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The History of TRIPS. Motivation. Paris Convention and PCT failed to provide American pharmaceutical companies patent protection in developing countries they considered adequate They sought firmer mandatory minima and guarantees of effective enforcement. The Failed WIPO Initiative.

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  • Paris Convention and PCT failed to provide American pharmaceutical companies patent protection in developing countries they considered adequate
  • They sought firmer mandatory minima and guarantees of effective enforcement
the failed wipo initiative
The Failed WIPO Initiative
  • Late 1970s: U.S. pharmas and USPTO representatives asked WIPO to organize a diplomatic conference to revise Paris Convention
  • WIPO Director General refused
    • Developing countries opposed
    • One-country, one-vote principle made the initiative hopeless
  • General Agreement on Tariffs and Trade
  • 1950s: major trading nations achieve significant tariff reductions through bilateral negotiations, universalized by MFN principle
  • “Kennedy Round” (1960s): linear-cut strategy
    • Participating countries agree to initial major tariff reduction, then negotiate over exceptions
  • “Tokyo Round” (1970s): reduction of “non-tariff barriers” to trade through “linkage”:
    • Burdensome customs procedures
    • Import-licensing schemes
    • Export subsidies
emergence of the gatt strategy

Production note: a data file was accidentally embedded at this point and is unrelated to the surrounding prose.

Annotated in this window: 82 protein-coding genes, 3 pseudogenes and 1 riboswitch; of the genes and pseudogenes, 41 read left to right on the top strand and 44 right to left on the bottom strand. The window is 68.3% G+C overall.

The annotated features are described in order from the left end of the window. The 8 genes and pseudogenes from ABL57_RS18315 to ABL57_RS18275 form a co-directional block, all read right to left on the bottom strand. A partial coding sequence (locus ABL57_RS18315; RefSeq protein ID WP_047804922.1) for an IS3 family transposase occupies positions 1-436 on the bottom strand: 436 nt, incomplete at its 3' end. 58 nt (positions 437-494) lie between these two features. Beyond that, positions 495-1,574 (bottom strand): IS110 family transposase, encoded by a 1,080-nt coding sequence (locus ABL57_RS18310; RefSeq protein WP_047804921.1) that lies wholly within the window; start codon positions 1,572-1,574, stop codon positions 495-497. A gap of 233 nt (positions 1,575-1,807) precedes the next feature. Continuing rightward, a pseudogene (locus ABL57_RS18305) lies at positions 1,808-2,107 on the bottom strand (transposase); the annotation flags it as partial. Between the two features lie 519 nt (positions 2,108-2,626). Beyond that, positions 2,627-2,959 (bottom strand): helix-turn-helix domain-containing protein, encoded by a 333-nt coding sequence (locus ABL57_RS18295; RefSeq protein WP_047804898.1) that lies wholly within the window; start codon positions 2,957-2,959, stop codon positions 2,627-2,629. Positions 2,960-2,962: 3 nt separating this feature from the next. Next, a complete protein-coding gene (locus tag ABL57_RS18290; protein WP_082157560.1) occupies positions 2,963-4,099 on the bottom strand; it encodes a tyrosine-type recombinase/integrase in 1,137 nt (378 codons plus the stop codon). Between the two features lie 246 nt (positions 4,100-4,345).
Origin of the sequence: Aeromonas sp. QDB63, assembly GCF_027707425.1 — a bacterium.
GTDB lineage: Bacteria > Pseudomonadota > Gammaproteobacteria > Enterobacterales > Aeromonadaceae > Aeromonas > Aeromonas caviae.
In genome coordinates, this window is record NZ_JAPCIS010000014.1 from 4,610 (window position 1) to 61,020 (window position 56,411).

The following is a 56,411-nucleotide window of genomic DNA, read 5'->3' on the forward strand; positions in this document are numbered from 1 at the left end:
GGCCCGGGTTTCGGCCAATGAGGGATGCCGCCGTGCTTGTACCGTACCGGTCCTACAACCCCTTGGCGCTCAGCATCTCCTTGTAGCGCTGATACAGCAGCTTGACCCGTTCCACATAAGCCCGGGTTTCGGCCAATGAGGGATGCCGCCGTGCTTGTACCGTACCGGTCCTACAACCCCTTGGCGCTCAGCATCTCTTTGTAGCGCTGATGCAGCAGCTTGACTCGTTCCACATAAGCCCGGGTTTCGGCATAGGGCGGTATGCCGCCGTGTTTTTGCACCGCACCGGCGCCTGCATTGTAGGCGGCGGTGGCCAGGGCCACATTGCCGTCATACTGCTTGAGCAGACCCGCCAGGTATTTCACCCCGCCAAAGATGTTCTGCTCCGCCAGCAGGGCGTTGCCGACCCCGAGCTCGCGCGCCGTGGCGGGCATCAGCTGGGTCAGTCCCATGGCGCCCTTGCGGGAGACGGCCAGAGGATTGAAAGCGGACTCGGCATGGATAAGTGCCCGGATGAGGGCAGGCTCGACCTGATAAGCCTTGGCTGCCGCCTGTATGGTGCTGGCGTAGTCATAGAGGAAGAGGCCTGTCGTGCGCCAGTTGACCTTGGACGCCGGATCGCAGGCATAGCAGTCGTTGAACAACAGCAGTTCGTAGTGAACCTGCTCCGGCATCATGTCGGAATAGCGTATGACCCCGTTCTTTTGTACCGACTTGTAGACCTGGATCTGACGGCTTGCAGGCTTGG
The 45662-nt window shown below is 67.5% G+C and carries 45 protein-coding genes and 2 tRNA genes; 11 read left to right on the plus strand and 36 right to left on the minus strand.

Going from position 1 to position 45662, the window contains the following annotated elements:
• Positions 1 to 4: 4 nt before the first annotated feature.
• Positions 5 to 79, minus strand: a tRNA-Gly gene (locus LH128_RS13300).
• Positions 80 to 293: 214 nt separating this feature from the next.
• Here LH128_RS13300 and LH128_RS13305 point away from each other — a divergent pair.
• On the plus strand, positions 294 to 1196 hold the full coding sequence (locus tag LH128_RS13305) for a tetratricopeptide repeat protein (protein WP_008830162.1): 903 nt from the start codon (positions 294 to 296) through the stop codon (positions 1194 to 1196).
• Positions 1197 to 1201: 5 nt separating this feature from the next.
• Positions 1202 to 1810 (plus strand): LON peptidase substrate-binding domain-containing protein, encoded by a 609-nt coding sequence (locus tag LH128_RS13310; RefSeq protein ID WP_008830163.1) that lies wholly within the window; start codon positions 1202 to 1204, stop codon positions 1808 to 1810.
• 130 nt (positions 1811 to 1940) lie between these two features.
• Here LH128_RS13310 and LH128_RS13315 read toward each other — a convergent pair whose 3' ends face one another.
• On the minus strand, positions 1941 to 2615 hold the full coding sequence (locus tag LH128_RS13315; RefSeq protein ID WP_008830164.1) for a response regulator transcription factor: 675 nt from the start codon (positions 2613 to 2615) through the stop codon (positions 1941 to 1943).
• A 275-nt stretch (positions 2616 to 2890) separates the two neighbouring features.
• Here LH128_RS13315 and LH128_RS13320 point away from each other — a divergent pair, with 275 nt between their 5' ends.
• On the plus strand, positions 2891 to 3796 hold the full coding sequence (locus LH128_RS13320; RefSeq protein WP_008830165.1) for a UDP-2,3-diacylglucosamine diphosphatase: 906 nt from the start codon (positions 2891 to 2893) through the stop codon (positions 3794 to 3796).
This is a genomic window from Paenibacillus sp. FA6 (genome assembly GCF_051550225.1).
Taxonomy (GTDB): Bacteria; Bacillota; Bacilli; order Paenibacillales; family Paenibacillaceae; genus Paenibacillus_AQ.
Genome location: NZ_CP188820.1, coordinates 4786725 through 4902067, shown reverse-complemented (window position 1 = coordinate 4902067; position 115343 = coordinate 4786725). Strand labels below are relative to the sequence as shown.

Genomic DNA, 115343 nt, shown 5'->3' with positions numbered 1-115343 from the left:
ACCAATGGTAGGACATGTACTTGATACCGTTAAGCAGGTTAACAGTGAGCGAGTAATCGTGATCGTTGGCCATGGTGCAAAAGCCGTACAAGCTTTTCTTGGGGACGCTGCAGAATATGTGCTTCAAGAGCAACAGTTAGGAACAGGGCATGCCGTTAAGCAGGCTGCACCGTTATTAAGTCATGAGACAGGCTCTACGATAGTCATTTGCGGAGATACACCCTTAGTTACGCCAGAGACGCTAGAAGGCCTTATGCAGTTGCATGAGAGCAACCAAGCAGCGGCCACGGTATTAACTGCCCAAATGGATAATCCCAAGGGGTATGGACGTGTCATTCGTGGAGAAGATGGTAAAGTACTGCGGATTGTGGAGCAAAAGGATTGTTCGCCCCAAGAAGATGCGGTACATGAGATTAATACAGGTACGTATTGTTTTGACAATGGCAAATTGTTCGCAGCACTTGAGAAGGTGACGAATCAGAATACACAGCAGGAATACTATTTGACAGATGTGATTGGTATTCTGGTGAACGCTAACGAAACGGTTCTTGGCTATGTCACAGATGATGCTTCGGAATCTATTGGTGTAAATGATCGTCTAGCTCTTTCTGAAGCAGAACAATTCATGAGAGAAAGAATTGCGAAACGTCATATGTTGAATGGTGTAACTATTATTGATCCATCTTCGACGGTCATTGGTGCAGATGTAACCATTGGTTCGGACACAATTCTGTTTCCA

Emergence of the “GATT Strategy”
  • Leadership assumed by Advisory Committee on Trade Policy and Negotiation (ACTPN)
    • Formed in 1979 to provide advice to U.S. President on trade
    • Chaired by CEOS of Pfizer and IBM
  • ACTPN persuades USTR to include IP in next round of GATT negotiations
    • Harmonized higher levels of protection
    • Guaranteed protection for software
    • “take it or leave it” principle
recruiting allies
Recruiting Allies
  • Film, Music, Book producers
    • Generally satisfied with Berne Convention
    • Preferred tried-and-true §301 strategy to unpredictable trade negotiations
      • Under 1974 Trade Act, supplemented by the Omnibus Trade and Competitiveness Act of 1988, USTR identifies countries that fail to provide adequate protection for IPRs – and, if necessary, imposes trade sanctions
    • Dragged reluctantly into process by USTR
  • European & Japanese pharmaceutical and computer firms
    • Recruited by American counterparts
    • Common interest in higher levels of protection
getting opponents to the table
Getting Opponents to the Table
  • Virtually all developing countries resist
    • Group of Ten (in GATT): Argentina, Brazil, Cuba, Egypt, India, Nicaragua, Nigeria, Peru, Tanzania, Yugoslavia
  • USTR initiates §301 procedures against Brazil and South Korea
    • Makes clear that it will do the same with other countries unless they agree to include IP in trade negotiations
  • 1986: all agree
negotiations 1986 1994
Negotiations, 1986-1994
  • Developing Countries continue to resist on types of IP covered, subject matter, etc.
  • 1988: “Basic Framework of GATT Provisions on Intellectual Property, Statement of Views of the European, Japanese and United States Business Communities”
    • Concessions (suggested by Europeans): MFN principle; offers of technical assistance to developing countries; implementation delays
  • 1989: Abortive Vanderbilt Conference
    • Reichman fair-use proposal
  • 1990: “Draft Composite Text,” prepared by GATT Secretarist, incorporated into:
  • 1991 “Dunkel Draft,” prepared by GATT Director General
  • 1992-1993 Negotiations finally produced agreement on Uruguay Round package
trips tradeoff
TRIPS Tradeoff
  • Developing countries accept TRIPS obligations
  • Developing countries receive in return:
    • Liberalized trade in textiles and agricultural products;
    • Hope of relief from §301 actions;
    • Some leeway in permissible exceptions to higher IP standards